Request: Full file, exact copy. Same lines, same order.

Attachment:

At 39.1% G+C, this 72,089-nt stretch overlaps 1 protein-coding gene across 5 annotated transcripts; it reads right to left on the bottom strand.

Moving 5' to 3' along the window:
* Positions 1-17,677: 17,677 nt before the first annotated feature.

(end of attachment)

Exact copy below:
At 39.1% G+C, this 72,089-nt stretch overlaps 1 protein-coding gene across 5 annotated transcripts; it reads right to left on the bottom strand.

Moving 5' to 3' along the window:
* Positions 1-17,677: 17,677 nt before the first annotated feature.